Kindergarten

Reading and writing go hand in hand at Cornerstone. The goals of the kindergarten language and literacy program are to enable the children to broaden their communication skills both orally and through reading and writing. Key to the success of these goals is the development of positive dispositions to learn because they see these processes as enjoyable and rewarding.

At Cornerstone, a whole language approach is used as the children are immersed in print and language activities. Children extend their knowledge of reading and writing when working on projects and studying themes that are interesting to them.

Different levels of development and abilities are expected and accepted and children are allowed to move at their own pace in acquiring skills.

Reading

Class Environment: The story corner is a focal point of the room and provides a wide array of print from books on topics of current study, both fiction and non fiction to big books, charts of poems and songs, leveled readers, children’s literature and baskets of magazines. This assortment invites literacy experiences both independent and communal.

Circle Time: Circle time provides experiences in interactive writing, sharing of student writings, shared reading, choral reading, read-alouds and responses’all of which build a community of readers and writers. Reading activities are planned to relate to children’s experiences.

Literacy activities that extend beyond the classroom include weekly visits with 4th grade reading buddies, weekly library time with the school librarian and periodic public library trips. Through this whole language approach, the children acquire the necessary skills (phonemic, syntactic and semantic) while learning to appreciate the many ways we encounter language in our world.

Writing

Writing is a daily occurrence in kindergarten and a special part of the day. Children are allowed to draw a picture and write their thoughts according to their own ability level using inventive spelling. The teacher gives individual attention to each child at this time. This is a noisy and productive time as children also are encouraged to help one another in their writing skills. As the year progresses children share their writing with the class at circle time. Some days writing takes on a different form as we work on poems and individual or class books.

Social Studies

In kindergarten the core virtues used throughout our school provide the framework for our social studies curriculum. The core virtues are as follows: compassion, respect, perseverance, self-discipline, honesty, giving, and responsibility. Concentration on these virtues leads the children to an understanding of how we become independent kindergarten learners, how we become responsible in our work habits and jobs, how we build community in our classroom, how we respect diversity in ourselves and others, and how we behave and function in our homes and neighborhoods.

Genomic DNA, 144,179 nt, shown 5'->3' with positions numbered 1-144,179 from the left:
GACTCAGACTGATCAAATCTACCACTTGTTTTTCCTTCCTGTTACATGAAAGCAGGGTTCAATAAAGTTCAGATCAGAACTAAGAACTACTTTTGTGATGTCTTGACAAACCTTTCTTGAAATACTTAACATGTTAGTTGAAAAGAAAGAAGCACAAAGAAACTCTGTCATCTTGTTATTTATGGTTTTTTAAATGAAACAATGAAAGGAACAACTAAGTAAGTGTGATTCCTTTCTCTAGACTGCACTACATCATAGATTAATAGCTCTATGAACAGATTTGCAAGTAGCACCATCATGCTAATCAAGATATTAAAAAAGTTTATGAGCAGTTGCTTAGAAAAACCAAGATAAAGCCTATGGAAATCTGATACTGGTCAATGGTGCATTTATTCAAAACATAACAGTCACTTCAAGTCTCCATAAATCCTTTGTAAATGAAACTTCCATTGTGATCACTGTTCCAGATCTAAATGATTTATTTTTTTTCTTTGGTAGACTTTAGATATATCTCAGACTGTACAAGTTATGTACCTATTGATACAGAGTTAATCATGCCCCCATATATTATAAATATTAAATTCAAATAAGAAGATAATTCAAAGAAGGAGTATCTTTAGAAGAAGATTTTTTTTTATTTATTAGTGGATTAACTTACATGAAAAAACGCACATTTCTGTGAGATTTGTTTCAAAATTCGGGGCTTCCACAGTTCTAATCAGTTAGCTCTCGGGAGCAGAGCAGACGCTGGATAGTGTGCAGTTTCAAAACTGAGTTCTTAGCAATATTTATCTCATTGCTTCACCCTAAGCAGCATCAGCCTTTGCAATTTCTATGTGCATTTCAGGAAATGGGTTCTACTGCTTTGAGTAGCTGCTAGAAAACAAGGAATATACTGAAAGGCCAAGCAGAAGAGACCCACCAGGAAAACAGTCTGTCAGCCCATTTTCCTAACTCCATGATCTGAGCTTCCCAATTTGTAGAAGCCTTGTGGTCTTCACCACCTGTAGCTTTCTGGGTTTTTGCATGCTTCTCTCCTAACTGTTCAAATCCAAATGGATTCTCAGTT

In an atmosphere of mutual respect, the children come to understand the importance of listening to others and are given daily opportunities to express their own ideas and opinions. As kindergartners learn about their likenesses and differences they gain respect for others. The children begin the year by bringing in family pictures and by sharing favorite customs and traditions. Stereotypes are avoided that so often happen when a tourist approach to holiday traditions is taken. At Cornerstone we focus on traditions of class members so the people represented will be real and multi dimensional.

In kindergarten, the theme of peace is studied. A month or so is spent learning about the Nobel Peace Prize and some of its recipients such as Ghandi, Mother Theresa and Martin Luther King, Jr. The class discusses the virtues of respect, compassion, giving, perseverance, and honesty these role models all possessed. They read literature both non-fiction and fiction and reflect on how they can be peacemakers in our own environments. They write and illustrate a class Book of Peace, learn songs and poems of peace, and create many art projects around this theme.

An awareness of social justice issues such as homelessness is formed as they discuss their experiences seeing the homeless in their city. Kindergartners participate in Cornerstone’s commitment to our local homeless shelter by baking on a monthly basis and by yearly clothes drives.

Science

In kindergarten, the main focus for the science curriculum is making discoveries about the world around them. Kindergartners begin to hone their observation skills, compare and contrast, organize and classify, and measure using simple scientific measurement tools such as rulers and hand lenses.

The themes that are studied in kindergarten are best described as emergent. The topics of study emerge form the children’s interests and from what is available in our local environment, in order for there to be hands on experiences and relevance to the children’s lives. Kindergartners take advantage of the beauty surrounding them in and around North Florida.